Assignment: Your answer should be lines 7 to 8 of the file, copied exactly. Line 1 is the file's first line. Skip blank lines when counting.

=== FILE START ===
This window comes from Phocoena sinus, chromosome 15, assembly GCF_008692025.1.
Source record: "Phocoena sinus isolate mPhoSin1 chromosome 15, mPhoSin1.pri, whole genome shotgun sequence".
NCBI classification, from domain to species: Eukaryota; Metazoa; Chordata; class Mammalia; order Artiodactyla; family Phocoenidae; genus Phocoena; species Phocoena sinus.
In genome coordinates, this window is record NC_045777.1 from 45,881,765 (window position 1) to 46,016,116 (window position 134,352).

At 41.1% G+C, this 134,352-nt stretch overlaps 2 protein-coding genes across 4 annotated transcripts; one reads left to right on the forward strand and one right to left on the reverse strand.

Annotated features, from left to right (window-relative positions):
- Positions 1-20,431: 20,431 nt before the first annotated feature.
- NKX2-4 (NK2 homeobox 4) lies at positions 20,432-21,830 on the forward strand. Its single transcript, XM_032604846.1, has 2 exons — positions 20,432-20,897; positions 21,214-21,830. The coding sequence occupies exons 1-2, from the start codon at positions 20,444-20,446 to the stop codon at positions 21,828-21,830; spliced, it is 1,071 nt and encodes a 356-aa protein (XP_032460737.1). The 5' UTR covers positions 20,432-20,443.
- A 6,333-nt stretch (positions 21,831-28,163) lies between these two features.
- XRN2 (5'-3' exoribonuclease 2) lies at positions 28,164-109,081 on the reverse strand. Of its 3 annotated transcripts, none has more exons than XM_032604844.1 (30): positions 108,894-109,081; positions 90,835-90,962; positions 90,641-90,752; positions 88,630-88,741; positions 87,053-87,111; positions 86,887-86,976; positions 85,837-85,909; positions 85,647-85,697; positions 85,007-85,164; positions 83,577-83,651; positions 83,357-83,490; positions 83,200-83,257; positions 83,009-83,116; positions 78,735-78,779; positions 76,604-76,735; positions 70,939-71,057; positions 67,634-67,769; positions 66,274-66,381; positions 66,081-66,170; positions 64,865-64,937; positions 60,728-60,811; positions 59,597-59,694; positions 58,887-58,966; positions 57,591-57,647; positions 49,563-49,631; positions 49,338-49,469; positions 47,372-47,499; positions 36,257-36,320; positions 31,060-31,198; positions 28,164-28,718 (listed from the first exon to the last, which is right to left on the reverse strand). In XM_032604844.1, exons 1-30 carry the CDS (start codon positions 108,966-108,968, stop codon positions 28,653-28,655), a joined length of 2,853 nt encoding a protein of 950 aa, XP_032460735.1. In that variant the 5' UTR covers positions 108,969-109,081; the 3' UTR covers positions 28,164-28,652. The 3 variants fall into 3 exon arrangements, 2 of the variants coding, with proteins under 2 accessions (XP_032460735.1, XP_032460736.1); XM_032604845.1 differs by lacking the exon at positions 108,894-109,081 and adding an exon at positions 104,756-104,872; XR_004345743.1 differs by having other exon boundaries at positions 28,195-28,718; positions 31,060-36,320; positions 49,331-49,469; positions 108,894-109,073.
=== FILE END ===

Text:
- Positions 1-20,431: 20,431 nt before the first annotated feature.
- NKX2-4 (NK2 homeobox 4) lies at positions 20,432-21,830 on the forward strand. Its single transcript, XM_032604846.1, has 2 exons — positions 20,432-20,897; positions 21,214-21,830. The coding sequence occupies exons 1-2, from the start codon at positions 20,444-20,446 to the stop codon at positions 21,828-21,830; spliced, it is 1,071 nt and encodes a 356-aa protein (XP_032460737.1). The 5' UTR covers positions 20,432-20,443.